What do colleges look for? The importance of taking initiative
Many parents want to know: what do colleges look for in an applicant? How can my child stand out?
In answer to this question, I’d like to share a piece of advice from entrepreneur, Veronica Belmont. Veronica was asked: “What advice would you give to a smart, driven college student about to enter the ‘real world?'”
In answer to this question, she stated:
“Don’t wait until you get a job to do the thing you want to be doing. For most careers, showing that you have initiative by working on projects related to your future job is a great way to get a foot in the door. If you want to be a writer or journalist, start keeping a blog that you update regularly! If you want to be a programmer, create and maintain a project on GitHub. Anything that you can point to on your LinkedIn that screams, ‘Hey, I’m passionate about this!’ works.”
While this advice speaks to a college student seeking a job, we can tweak this answer just slightly to speak directly to your kid in high school student going through the college process.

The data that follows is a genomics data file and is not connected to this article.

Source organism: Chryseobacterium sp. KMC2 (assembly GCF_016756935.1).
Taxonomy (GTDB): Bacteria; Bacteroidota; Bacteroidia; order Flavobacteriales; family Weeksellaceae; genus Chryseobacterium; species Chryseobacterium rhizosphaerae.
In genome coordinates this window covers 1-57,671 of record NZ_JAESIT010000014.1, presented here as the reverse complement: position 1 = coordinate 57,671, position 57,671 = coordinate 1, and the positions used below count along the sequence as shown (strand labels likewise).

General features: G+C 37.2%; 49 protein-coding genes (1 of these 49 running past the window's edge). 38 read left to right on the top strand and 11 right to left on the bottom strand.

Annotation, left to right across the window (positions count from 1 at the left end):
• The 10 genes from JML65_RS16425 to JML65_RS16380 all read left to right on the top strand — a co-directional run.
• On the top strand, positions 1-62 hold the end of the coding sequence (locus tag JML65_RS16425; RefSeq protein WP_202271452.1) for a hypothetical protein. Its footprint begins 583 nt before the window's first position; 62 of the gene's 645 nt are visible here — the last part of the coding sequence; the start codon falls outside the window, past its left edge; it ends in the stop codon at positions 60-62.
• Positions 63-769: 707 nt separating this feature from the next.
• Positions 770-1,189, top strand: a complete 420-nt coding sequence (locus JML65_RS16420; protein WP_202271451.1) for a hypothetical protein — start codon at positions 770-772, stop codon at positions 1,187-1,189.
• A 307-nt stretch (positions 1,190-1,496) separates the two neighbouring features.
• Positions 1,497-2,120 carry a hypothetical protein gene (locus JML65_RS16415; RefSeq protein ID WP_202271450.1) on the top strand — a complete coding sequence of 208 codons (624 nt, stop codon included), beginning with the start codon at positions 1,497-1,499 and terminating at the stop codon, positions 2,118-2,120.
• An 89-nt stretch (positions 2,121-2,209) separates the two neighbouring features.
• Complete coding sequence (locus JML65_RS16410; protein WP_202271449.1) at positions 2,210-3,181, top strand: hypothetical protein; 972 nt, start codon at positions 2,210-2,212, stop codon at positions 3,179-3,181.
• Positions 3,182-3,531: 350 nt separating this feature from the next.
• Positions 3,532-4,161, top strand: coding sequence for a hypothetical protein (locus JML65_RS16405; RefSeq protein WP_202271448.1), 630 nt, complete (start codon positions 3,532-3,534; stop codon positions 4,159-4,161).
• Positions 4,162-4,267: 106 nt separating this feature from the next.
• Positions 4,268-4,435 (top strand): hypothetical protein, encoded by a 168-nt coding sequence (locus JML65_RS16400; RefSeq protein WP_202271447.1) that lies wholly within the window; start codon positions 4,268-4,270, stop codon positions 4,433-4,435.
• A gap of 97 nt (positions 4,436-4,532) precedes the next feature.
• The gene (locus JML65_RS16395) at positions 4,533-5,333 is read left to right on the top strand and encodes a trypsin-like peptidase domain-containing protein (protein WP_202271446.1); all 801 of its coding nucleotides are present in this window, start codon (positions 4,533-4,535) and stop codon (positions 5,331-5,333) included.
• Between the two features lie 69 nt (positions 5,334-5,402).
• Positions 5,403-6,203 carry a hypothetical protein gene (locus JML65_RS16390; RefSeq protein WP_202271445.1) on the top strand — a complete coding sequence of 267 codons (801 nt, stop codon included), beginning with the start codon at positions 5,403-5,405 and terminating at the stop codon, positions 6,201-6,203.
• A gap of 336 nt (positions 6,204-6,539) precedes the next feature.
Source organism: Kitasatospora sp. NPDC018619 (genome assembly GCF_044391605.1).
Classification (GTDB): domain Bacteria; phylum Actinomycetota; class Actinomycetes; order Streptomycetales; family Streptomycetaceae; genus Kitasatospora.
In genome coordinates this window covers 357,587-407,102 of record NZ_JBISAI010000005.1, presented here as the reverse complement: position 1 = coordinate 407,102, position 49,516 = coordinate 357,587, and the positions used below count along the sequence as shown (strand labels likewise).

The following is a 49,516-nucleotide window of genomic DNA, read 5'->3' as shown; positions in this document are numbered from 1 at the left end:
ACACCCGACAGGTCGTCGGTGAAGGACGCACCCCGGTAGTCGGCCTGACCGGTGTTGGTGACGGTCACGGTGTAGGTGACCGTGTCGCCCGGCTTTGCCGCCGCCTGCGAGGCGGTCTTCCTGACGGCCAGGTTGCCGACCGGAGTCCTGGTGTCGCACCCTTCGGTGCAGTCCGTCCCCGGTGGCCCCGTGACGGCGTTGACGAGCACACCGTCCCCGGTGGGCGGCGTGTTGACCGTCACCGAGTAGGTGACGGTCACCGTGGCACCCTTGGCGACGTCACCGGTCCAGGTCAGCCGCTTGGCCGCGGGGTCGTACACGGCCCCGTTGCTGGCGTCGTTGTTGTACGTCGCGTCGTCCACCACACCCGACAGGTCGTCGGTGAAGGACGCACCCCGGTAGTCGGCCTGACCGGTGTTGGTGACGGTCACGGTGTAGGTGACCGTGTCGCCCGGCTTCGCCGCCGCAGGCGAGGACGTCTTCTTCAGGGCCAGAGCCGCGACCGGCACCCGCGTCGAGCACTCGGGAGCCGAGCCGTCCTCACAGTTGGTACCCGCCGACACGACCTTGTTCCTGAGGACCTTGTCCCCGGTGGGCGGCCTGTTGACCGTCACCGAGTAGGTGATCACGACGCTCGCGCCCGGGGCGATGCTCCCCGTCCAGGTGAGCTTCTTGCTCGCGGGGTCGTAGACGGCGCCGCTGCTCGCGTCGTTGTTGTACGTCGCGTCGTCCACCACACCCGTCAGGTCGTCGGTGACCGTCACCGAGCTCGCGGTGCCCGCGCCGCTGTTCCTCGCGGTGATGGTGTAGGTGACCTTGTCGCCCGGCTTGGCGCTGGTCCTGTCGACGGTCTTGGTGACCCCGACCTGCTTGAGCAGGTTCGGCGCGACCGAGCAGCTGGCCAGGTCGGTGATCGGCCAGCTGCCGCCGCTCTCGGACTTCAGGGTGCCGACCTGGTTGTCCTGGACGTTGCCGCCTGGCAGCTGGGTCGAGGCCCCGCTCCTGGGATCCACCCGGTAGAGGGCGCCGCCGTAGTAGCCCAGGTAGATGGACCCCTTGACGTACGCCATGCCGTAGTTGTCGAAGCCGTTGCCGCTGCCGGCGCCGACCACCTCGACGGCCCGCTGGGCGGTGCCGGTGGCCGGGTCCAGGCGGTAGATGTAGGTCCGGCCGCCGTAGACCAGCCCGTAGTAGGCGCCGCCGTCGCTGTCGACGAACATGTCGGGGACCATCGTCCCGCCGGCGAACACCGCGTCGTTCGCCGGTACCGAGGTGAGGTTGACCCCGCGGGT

I might rewrite this advice to look something like this for high school students:
“Don’t wait until you get to college to explore the things you want to be doing. For most colleges, showing that you have initiative by working on projects related to your future job or future major is a great way to stand out to admissions officers. If you enjoy writing or want to be a writer or journalist, start keeping a blog that you update regularly! If you enjoy programming or want to be a programmer, create and maintain a project on GitHub. Anything that you can point to in your extracurricular experiences that screams, ‘Hey, I’m passionate about this!’ works.”
In answer to the question “what do colleges look for in an applicant?”, they want to see that your child takes initiative. That he or she can identify the walks of life that light them up, that excite them, and that peak their curiosity. Your child shouldn’t have the mindset of “WHEN I get to college, I’ll start exploring X, Y or Z.” They should start exploring NOW!
Encourage your kid to try out an unpaid internship. Or ask to participate in a research experiment. Or shadow someone for a few hours on a job. Or learn a random skill. Or pursue an usual hobby. Or talk to people in a field of interest. It doesn’t matter if this activity feels small or unimportant…it just has to excite your child.
Because when your child is excited, college admissions officers will feel excited to have your child light up their own college campus one day.
This is how your kid stands out. This is what colleges look for in an applicant.
Has your kid recently tried out a new activity? Share in the comments below!